Morocco was recently in the news for a paedophile scandal which rocked the nation, drawing attention from both local and international press, with at least one leading figure of the press probing deeper into the case and claiming that paedophilia, in general, is a bigger problem than many might imagine.
Renowned Moroccan journalist, Muhammad Mamouni Alawi, writing for the Arabic newspaper Al Arab, sheds light on the issue of paedophilia in Morocco. His article comes a few days after the crime of sexual abuse of children by a sports coach in a camp in the city of Al-Jadida.
He raises the question, which started a wide debate on the topic of responsibility and “whether it should be placed on the parents and how much they should be to blame for putting their child in a vulnerable or unsafe situation, in which they experience or are put at risk of falling prey to perpetrators.”
He also highlighted just how prevalent he believes the phenomenon of grooming and child rape and sexual abuse is a far bigger problem than how it appears at face value in Morocco. He writes that “these crimes are on the rise, and weigh heavily on Moroccan families.”
He comments on the two attitudes taken by the public, where, on the one hand, there are those taking the stance, that the family is to blame for abandoning its responsibility of educating and raising their children until they grow into adults. While, on the other hand, there are those who put the full responsibility on specialised institutions in their dealings with all aspects of child protection.
Reporting on authority responses, he writes that the National Observatory for the Education and Training System has issued a statement, which sets out for authorities to employ a “holistic approach which includes educational legal psychological and media dimensions in its handling of child victims.”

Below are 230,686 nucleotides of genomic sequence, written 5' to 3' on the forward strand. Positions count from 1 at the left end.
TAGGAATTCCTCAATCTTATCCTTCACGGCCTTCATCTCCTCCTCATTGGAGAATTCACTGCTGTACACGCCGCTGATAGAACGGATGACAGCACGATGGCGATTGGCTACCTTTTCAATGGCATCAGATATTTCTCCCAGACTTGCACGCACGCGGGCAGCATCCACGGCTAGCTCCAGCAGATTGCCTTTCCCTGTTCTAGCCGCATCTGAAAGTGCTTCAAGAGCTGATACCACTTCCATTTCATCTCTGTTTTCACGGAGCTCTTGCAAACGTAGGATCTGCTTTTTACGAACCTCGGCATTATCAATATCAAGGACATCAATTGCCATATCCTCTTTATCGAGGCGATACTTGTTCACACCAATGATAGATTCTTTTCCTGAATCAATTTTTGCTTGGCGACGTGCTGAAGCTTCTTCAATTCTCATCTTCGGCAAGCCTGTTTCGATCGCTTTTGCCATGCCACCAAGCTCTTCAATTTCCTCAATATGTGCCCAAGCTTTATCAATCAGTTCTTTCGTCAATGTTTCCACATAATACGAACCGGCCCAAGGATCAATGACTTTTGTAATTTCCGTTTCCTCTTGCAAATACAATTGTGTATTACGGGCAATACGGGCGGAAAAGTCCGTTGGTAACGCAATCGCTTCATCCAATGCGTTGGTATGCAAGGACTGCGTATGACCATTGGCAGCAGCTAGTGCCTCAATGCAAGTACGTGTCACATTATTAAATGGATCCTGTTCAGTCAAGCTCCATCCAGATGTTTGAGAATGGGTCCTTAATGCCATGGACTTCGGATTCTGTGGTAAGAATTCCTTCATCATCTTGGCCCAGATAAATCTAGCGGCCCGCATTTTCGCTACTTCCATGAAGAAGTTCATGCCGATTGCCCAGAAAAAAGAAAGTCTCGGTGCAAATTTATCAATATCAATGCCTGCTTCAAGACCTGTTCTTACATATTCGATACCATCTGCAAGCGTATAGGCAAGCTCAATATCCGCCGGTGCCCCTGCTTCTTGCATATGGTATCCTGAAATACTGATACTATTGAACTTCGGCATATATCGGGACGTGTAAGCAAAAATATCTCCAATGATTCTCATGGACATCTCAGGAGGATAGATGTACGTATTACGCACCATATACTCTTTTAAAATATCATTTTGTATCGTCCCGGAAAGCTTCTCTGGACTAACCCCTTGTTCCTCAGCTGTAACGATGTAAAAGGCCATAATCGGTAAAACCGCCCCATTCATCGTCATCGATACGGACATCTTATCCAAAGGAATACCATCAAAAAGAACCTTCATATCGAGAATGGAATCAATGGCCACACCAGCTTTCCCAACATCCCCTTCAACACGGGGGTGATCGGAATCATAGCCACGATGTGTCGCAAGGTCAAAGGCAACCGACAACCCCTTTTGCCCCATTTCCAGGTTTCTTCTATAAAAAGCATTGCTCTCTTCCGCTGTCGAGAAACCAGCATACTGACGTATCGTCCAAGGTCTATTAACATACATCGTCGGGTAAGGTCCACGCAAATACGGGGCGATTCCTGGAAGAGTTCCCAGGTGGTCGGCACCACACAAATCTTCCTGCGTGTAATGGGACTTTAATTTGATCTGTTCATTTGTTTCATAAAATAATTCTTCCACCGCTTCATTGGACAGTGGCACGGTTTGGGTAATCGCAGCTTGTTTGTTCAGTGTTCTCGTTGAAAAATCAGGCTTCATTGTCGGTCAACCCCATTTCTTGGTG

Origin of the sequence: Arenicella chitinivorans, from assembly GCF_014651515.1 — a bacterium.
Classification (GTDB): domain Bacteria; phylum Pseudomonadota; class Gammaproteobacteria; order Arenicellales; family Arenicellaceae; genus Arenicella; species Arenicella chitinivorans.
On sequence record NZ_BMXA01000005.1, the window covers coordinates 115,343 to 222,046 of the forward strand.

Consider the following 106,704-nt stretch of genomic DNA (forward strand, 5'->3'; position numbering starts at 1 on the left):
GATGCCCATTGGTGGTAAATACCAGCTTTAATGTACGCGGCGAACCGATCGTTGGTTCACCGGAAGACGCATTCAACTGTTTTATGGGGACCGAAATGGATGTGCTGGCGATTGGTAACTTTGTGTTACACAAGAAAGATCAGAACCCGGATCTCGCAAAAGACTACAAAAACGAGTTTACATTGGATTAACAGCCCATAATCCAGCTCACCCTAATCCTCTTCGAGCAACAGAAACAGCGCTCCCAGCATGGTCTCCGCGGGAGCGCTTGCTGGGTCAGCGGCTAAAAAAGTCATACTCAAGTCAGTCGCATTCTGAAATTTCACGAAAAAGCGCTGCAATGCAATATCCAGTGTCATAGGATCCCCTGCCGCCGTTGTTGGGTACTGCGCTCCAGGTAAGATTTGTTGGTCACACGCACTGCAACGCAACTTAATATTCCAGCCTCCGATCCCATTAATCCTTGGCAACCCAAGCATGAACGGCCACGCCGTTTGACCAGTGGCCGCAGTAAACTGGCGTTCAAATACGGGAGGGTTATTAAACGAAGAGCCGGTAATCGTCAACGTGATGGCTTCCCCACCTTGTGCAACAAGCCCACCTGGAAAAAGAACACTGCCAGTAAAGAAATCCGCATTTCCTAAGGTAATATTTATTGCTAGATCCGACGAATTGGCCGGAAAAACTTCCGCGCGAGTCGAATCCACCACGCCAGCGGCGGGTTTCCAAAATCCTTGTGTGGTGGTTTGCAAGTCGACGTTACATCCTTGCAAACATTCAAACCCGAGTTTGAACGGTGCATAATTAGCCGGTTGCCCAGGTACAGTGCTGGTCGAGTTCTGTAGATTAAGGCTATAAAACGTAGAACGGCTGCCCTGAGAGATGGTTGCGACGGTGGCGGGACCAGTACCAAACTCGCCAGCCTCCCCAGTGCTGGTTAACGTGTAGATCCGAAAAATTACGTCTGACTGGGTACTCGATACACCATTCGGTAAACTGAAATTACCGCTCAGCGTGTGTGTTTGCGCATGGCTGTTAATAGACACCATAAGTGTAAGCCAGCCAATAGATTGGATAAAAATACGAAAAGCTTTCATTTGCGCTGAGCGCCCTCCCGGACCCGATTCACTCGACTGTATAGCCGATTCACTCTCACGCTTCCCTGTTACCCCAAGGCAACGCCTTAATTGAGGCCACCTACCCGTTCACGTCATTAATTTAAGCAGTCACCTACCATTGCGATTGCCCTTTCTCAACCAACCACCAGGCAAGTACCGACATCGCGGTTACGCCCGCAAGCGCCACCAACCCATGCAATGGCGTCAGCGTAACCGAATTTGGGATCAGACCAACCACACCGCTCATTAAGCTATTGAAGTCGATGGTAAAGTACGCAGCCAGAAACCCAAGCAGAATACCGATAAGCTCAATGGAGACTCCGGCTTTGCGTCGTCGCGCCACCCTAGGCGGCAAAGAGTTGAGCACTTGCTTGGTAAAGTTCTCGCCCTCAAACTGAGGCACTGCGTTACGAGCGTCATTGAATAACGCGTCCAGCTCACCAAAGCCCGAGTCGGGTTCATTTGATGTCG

He also notes that the Minister of Justice, Abdel Latif Wehbe, has “promised to impose the most severe penalties under a new criminal law against child rapists”.
Speaking to Omar Al-Sharqawi, a professor of public law, at the Faculty of Law, in Mohammedia, he confirmed that he believes that the family does bear a large part of the responsibility.
Al-Sharqawi told Arab Weekly, that the mistake that is made by some parents is their inappropriate understanding of their role of guarding the children, as they only whittled down to providing shelter food and clothes to their children, and didn’t take into account the importance of protection and education in a child’s life.
What’s more, Al-Sharqawi believes that, while important, “legislation in protecting minors from all forms of exploitation is insufficient and cannot substitute for the protection which family members provide for each other.”
Alawi also highlights findings made in a report by the Supreme Council for Education, Training and Scientific Research, which found that students who attend and live in boarding schools are at heightened risk of being exposed to violence, noting that “some of the students spend months at a time in these institutions without family visitations despite sometimes being very young.” Furthermore, the report emphasises the “danger of violence in the school environment as well as the risk that students in these institutions Will be victims of violence and rape, even sometimes by educational staff.”
The council further instigated that the “students are at higher risk, as a result of being at distance from the family environment as well as fragile economic and social situations.”
Alawi concludes that the National Authority for the Protection of Public Funds and Transparency in Morocco, emphasises how important it is to launch campaigns to educate society, parents, teachers and children in identifying and reporting any possible case of abuse. As well as to “implement transparent mechanisms of reporting, which allow parents or any other witness to report any suspicious or harmful behaviour without fear of punishment.”